Big Tech Couldn’t Save the Stock Market. 5 Things We Learned From Tech Earnings.

Big Tech Couldn’t Save the Stock Market. 5 Things We Learned From Tech Earnings.

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E-commerce sales have slowed as consumers have returned to shopping in stores.

David Paul Morris/Bloomberg

Heading into the latest earnings season, there was optimism on Wall Street that the tech giants would save the day. No other companies seemed better positioned to deal with the myriad issues plaguing the financial markets. But it turns out not even the best firms on the planet can dodge the combined forces of rising interest rates, soaring inflation, supply shortages, war, and pandemic.

Last week, the tech sector’s five most important companies all reported earnings, and the results were a decidedly mixed bag. There wasn’t much to celebrate, but there was plenty to learn about the state of the world and the direction of the economy. Here are five key takeaways from last week’s earnings parade.

Hardware has problems:


(ticker: MSFT) had a nice quarter, reporting better-than-expected financial results, along with June quarter guidance that topped estimates. The good news was largely thanks to its burgeoning cloud computing business. But the outlook for Microsoft’s “More Personal Computing” segment fell short of previous forecasts. Microsoft CFO Amy Hood warned that a new-round of Covid-related factory shutdowns in China could limit production of both Surface and Xbox hardware and third-party personal computers.

Of the tech giants, none is more reliant on hardware than


(AAPL). And the company expertly navigated the supply-chain issues in the recent quarter, posting better-than-expected sales for iPhones, Macs, and iPads. But Apple also provided a sobering warning about the June quarter.

On Thursday, CFO Luca Maestri told analysts that the company faces a host of issues, including the loss of 1.5 percentage points of revenue from the suspension of sales in Russia and nearly three percentage points from unfavorable exchange rates. He said the top line would be trimmed by $4 billion to $8 billion because of supply-chain issues, including chip shortages and the same Chinese manufacturing issues that Microsoft had cited a couple of days earlier. The outlook overshadowed Apple’s strong quarter, sending shares 4% lower on Friday.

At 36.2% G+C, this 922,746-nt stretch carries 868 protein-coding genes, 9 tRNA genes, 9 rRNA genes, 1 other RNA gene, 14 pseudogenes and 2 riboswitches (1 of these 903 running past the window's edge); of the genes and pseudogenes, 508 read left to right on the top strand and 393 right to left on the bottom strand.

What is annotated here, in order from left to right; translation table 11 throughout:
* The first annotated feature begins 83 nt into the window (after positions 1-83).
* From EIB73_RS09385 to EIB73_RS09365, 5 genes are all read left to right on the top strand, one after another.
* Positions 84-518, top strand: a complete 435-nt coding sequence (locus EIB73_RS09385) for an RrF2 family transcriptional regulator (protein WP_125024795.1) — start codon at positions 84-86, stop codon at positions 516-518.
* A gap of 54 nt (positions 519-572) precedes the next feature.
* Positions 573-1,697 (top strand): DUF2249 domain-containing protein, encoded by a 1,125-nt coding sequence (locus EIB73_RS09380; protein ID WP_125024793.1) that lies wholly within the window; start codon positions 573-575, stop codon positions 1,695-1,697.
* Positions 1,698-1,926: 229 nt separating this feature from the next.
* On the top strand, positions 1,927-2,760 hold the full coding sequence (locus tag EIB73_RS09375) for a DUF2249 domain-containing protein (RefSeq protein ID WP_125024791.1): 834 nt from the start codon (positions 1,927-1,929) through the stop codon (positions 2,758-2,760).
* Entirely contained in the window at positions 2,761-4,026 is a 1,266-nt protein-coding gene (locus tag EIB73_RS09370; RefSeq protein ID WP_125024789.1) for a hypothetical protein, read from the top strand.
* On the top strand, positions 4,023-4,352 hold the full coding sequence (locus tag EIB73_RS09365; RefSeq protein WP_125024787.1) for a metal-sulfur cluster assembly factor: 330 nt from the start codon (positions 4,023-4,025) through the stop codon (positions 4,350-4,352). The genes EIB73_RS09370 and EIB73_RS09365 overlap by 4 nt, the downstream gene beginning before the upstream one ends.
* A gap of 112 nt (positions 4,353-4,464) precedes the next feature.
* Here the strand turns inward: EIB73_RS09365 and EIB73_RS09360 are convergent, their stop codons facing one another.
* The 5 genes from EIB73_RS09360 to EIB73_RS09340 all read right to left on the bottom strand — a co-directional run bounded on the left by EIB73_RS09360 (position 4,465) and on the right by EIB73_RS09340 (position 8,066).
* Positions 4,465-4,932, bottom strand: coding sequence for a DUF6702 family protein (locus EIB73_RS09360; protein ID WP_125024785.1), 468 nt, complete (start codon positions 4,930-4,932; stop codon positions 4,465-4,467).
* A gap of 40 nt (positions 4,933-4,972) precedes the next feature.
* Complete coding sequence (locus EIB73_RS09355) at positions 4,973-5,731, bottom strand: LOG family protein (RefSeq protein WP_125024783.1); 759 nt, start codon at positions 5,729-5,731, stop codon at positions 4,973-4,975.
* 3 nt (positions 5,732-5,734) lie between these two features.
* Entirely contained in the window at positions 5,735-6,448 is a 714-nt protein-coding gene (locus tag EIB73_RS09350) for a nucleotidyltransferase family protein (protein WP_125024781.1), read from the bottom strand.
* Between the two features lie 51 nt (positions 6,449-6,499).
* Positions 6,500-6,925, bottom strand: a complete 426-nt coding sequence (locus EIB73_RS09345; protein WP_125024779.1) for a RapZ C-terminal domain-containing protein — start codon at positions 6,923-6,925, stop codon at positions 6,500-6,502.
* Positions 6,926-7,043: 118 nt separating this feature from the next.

The ad market is troubled: The online advertising market faces a host of issues. Rising inflation and supply-chain problems have spurred some companies to trim ad budgets. In Europe, in particular, the Russian invasion of Ukraine is making ad buyers nervous, and worries about an economic slowdown are growing. Amazon’s ad business missed Wall Street estimates, while


(GOOGL) CFO Ruth Porat called out soft brand advertising as an issue that contributed to disappointing results for YouTube in the quarter. Apple’s “Ad Tracking Transparency” policy continues to make targeting difficult for ad sellers, in particular for Facebook parent

Meta Platforms


Expectations matter: Meta shares actually spiked nearly 20% following its earnings report Wednesday, even though the results missed expectations, and the company’s June quarter guidance implies that the current quarter will show zero growth from a year ago. Sentiment had turned dire, and the stock had a classic relief rally. Meta said it is slowing down its pace of investment in new ventures in response to slower growth—the Street liked that idea—but confirmed its commitment to building out the metaverse. CEO Mark Zuckerberg said the company is “laying the groundwork for a very exciting 2030.”

We shopped ‘til we dropped:

(AMZN) shares sold off sharply after the company provided mixed results for the first quarter. Online stores revenue in the March quarter was down 3% from a year ago, while worldwide shipping costs jumped 14%.

But the real issue is the outlook for the second quarter. Using the midpoint of the company’s revenue guidance range, Amazon’s forecast came in below Wall Street estimates by about $7 billion. Amazon also said it is seeing $4 billion in extra costs in the quarter from higher fuel and shipping costs, as well as from under utilizing some staff and facilities. The company said things should get better in the second half. But Amazon’s results underlined the fact that the pandemic era boom in e-commerce has slowed. It’s partly a return to physical stores, and partly weakening demand. On the day that Amazon reported, the Commerce Department reported that the U.S. economy shrank at a 1.4% annual rate in the first quarter. Other e-commerce stocks sold off on Amazon’s warning, and for good reason.

The cloud is still thriving: Let’s shift to some good news. The cloud computing trend isn’t just strong—it’s getting stronger. All three of the largest public cloud players—Amazon Web Services, Alphabet’s Google Cloud, and Microsoft Azure—posted impressive results. AWS grew 37% in the quarter to $18.4 billion. Microsoft Azure grew 49% on a currency adjusted basis to an estimated $11.4 billion, and Google Cloud expanded 44% to $5.8 billion.

And it isn’t just the public cloud players. Enterprise software more broadly seems insulated from the world’s woes.


(NOW), which provides workflow management software, posted better-than-expected results last week. CEO Bill McDermott told me that the company isn’t reliant on the global supply chain, has no exposure to the ad market, doesn’t sell to consumers, and isn’t affected by rising fuel costs.

“Our customers know they have to continue to invest in digital transformation,” McDermott says. “There is no other way to fight inflation. Software is the only deflationary force that exists in the world today.”

Write to Eric J. Savitz at

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